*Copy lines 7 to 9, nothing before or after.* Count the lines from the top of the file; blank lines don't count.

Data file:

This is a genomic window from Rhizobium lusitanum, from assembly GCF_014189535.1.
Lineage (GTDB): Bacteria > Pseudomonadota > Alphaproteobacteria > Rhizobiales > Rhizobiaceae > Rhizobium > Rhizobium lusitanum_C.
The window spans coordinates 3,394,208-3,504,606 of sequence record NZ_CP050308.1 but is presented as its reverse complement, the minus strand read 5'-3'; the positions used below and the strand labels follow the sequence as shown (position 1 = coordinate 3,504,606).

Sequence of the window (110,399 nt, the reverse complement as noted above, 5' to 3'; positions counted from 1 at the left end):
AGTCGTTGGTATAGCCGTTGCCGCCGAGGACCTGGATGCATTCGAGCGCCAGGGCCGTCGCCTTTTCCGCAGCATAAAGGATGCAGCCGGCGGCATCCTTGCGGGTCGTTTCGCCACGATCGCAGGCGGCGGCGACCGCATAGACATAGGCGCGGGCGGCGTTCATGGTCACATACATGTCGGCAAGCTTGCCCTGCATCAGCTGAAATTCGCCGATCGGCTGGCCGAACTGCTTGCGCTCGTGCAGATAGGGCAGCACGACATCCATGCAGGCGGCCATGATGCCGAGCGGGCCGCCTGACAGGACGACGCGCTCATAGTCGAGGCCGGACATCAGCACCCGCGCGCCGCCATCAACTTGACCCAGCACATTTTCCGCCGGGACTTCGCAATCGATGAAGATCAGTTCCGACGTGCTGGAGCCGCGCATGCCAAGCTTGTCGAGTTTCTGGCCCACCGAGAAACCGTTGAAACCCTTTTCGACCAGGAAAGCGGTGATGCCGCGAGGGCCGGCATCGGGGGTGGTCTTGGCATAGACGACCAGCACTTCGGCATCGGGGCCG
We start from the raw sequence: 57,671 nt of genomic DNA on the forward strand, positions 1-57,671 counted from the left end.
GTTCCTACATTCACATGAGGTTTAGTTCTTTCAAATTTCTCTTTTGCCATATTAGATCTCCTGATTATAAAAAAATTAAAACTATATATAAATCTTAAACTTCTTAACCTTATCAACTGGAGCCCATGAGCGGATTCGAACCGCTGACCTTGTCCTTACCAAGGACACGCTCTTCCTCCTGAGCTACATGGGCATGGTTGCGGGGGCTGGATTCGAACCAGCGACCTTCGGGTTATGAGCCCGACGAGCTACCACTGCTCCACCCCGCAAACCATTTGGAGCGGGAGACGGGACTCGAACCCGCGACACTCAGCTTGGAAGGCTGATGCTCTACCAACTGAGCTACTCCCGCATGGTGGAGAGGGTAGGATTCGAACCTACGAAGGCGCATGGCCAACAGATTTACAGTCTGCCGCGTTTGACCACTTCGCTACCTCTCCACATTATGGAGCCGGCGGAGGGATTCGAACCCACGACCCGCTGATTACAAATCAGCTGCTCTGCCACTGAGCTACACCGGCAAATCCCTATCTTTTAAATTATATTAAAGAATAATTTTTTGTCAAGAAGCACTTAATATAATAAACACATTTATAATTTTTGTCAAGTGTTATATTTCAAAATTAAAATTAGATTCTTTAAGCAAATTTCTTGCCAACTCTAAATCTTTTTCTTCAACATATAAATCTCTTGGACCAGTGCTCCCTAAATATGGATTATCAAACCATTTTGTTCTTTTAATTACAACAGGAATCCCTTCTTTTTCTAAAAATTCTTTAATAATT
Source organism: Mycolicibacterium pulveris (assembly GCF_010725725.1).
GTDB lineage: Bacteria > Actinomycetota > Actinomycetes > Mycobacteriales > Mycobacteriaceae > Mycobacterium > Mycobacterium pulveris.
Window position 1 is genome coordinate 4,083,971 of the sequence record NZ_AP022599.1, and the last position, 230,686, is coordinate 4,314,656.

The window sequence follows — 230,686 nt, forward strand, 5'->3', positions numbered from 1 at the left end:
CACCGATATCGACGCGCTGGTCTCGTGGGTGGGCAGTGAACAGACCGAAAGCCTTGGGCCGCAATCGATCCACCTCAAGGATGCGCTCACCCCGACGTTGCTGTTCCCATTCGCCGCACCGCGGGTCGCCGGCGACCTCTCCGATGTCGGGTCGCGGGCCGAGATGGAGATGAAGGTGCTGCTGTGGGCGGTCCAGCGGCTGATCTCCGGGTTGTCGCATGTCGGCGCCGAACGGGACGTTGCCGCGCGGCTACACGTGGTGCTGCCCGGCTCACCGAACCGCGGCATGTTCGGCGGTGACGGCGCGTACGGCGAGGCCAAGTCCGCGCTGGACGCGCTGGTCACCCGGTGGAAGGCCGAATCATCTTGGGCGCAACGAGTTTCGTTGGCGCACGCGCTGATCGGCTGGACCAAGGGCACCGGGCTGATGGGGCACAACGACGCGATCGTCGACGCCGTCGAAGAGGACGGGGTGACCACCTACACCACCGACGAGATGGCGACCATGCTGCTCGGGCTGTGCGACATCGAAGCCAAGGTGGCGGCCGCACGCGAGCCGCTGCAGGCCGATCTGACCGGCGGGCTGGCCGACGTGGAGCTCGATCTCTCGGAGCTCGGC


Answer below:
GTTCCTACATTCACATGAGGTTTAGTTCTTTCAAATTTCTCTTTTGCCATATTAGATCTCCTGATTATAAAAAAATTAAAACTATATATAAATCTTAAACTTCTTAACCTTATCAACTGGAGCCCATGAGCGGATTCGAACCGCTGACCTTGTCCTTACCAAGGACACGCTCTTCCTCCTGAGCTACATGGGCATGGTTGCGGGGGCTGGATTCGAACCAGCGACCTTCGGGTTATGAGCCCGACGAGCTACCACTGCTCCACCCCGCAAACCATTTGGAGCGGGAGACGGGACTCGAACCCGCGACACTCAGCTTGGAAGGCTGATGCTCTACCAACTGAGCTACTCCCGCATGGTGGAGAGGGTAGGATTCGAACCTACGAAGGCGCATGGCCAACAGATTTACAGTCTGCCGCGTTTGACCACTTCGCTACCTCTCCACATTATGGAGCCGGCGGAGGGATTCGAACCCACGACCCGCTGATTACAAATCAGCTGCTCTGCCACTGAGCTACACCGGCAAATCCCTATCTTTTAAATTATATTAAAGAATAATTTTTTGTCAAGAAGCACTTAATATAATAAACACATTTATAATTTTTGTCAAGTGTTATATTTCAAAATTAAAATTAGATTCTTTAAGCAAATTTCTTGCCAACTCTAAATCTTTTTCTTCAACATATAAATCTCTTGGACCAGTGCTCCCTAAATATGGATTATCAAACCATTTTGTTCTTTTAATTACAACAGGAATCCCTTCTTTTTCTAAAAATTCTTTAATAATT
Source organism: Mycolicibacterium pulveris (assembly GCF_010725725.1).
GTDB lineage: Bacteria > Actinomycetota > Actinomycetes > Mycobacteriales > Mycobacteriaceae > Mycobacterium > Mycobacterium pulveris.